This win was about survive and advance

There is no category for style points, which is a good thing for the #1-ranked Florida Gators. If you judge the Gators by their 67-55 win over Albany in Thursday’s NCAA Tournament South Regional at the Amway Arena in Orlando, then there is no way this is the #1-ranked team in the nation much less the top seed in the entire tournament.

Thursday’s win was all about survive and advance. Florida (33-2) survived its first game and advanced to Saturday’s third round against Pittsburgh of the Atlantic Coast Conference, which was very impressive in taking out Colorado of the Pac-12, 77-48. Pitt certainly didn’t play like a #9 seed against Colorado, just as the Gators certainly didn’t play like a #1 against Albany, but both teams got what they wanted, which was a win and a ticket to the next round.

Albany needed an improbable three-day run in its conference tournament and a win in the play-in game in Dayton Tuesday night just to get to Orlando in the first place. Realistically speaking, the Great Danes shouldn’t have been able to stay within 25 points of the Gators (33-2), who won their 27th consecutive game. The Great Danes would have struggled to win one or two games against even the catfish who feed on the bottom of the Southeastern Conference, yet Florida allowed them a measure of respectability.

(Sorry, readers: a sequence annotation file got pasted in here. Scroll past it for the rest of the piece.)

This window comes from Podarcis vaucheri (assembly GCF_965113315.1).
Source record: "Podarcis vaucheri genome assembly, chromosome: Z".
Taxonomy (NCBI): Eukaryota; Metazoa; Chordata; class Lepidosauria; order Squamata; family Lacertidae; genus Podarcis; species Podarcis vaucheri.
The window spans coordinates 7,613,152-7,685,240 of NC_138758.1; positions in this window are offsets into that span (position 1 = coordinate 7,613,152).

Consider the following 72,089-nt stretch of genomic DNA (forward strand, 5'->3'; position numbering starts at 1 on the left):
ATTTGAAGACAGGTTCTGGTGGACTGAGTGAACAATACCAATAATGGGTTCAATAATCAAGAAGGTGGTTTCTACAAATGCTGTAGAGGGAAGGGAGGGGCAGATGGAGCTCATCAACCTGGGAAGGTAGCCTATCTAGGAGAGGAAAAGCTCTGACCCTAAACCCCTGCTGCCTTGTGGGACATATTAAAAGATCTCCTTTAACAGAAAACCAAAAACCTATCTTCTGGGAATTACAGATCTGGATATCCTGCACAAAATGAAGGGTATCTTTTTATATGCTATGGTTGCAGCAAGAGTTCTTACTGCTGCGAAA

By playing the first 30 minutes of the game as if they had left the defensive game plan back at the team hotel, the Gators let Albany dream the impossible dream of becoming the first #16 seed in NCAA Tournament history to knock off a #1 seed. When the score was tied at 39-39 with 14:32 left in the game, Albany’s dream was at its zenith while the knot grew tight in the stomach of the Florida fans who sold out the arena.

Florida freshman Kasey Hill was both the bucket of cold water that splashed on the faces of the precocious Great Danes and the jumper cables that recharged the dead batteries that were the Gators. Playing perhaps the best game of his still young career, Hill went on his best personal tear of the season. Starting with a steal and a layup that gave the Gators a 44-39 lead with 13:28 to go, Hill scored another six points, grabbed a rebound and blocked a shot as the Gators extended their lead to 59-47 over a 10-minute stretch to end all hope for the Great Danes.

“I thought Kasey coming off the bench there in the second half gave us really great minutes, played very well, was a real good spark for us,” Florida coach Billy Donovan said.

Hill was the offensive spark the Gators needed on a day when Albany kept changing its defenses to take away the 3-point line. Florida, which lived on 3-balls in the SEC Tournament, was only 3-12 in this game. Michael Frazier, who torched the SEC for three days in Atlanta, was neutralized. He hit only one 3-pointer the entire game with 10:06 to go that gave the Gators their first 10-point lead of the game at 51-41.

When Frazier hit the 3-ball, it was almost a sign that the Gators were not going to succumb to the upset bug, but there was no shaking the feeling that Florida just didn’t have it going. And while the offense couldn’t get the 3-pointers to drop, that really wasn’t the problem.